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Encyclopedia > Battle of Dien Bien Phu
Battle of Dien Bien Phu
Part of the First Indochina War

French Union paratroops dropping from an United States Air Force-lent "Flying Boxcar".
Date March 13May 7, 1954
Location Vicinity of Dien Bien Phu, Vietnam
Result Decisive Viet Minh victory
Combatants
Flag of France French Union
Flag of North VietnamViet Minh
Commanders
Flag of FranceChristian de Castries #
Flag of FrancePierre Langlais #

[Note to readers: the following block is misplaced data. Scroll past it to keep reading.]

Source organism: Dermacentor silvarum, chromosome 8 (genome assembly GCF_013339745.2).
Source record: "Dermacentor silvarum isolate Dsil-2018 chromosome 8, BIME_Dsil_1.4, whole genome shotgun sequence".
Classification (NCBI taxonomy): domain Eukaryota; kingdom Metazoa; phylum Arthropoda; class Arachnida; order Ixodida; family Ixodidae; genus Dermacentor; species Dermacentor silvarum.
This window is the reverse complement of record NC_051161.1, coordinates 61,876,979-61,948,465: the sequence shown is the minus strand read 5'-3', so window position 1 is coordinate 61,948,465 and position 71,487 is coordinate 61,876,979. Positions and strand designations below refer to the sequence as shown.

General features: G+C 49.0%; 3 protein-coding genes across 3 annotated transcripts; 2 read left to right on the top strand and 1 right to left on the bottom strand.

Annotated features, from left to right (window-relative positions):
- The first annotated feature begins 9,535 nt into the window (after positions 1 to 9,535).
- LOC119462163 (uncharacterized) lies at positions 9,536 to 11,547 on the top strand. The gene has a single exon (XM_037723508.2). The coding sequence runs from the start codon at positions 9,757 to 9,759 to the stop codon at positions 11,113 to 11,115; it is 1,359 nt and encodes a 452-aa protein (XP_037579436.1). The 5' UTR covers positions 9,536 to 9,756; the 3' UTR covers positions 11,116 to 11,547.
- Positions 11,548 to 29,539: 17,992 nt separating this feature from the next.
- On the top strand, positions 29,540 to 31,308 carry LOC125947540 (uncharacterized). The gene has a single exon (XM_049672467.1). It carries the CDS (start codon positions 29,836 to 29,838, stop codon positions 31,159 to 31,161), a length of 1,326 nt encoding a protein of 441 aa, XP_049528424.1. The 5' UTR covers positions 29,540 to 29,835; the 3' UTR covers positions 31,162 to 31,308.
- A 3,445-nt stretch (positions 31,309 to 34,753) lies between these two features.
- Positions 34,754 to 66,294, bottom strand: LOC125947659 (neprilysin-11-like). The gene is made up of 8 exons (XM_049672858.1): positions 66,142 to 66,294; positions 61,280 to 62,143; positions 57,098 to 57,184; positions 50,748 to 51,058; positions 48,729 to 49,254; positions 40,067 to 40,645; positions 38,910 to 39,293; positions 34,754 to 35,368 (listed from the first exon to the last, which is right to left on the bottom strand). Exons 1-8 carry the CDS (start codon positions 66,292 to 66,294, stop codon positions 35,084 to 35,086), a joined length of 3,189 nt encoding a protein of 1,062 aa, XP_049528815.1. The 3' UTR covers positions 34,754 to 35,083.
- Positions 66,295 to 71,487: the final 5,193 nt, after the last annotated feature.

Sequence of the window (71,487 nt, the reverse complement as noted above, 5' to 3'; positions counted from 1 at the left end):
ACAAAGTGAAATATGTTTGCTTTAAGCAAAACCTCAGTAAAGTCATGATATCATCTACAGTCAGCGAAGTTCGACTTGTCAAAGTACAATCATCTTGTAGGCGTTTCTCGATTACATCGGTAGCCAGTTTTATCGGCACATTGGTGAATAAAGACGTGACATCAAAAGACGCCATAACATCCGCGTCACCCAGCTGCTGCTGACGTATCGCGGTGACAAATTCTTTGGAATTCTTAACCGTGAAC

Flag of FranceRené Cogny
Flag of North VietnamVo Nguyen Giap
Strength
As of March 13:
10,800[1]
As of March 13:
48,000 combat personnel,
15,000 logistical support personnel[2]
Casualties
2,293 dead,
5,195 wounded,
10,998 captured[3]
7,950 dead, 15,000 wounded
First Indochina War
Hanoi – Cao Bang – Namdinh – Papillon – Lea – Valentine – Onoine – Pegase – Dong Khe – RC4 – Vinh Yen – Mao Khe – Hoa Binh – Lorraine – Na San – Bretagne – Atlante – Adolphe – Camargue – Hirondelle – Brochet – Mouette – Castor – Dien Bien Phu – Mang Yang Pass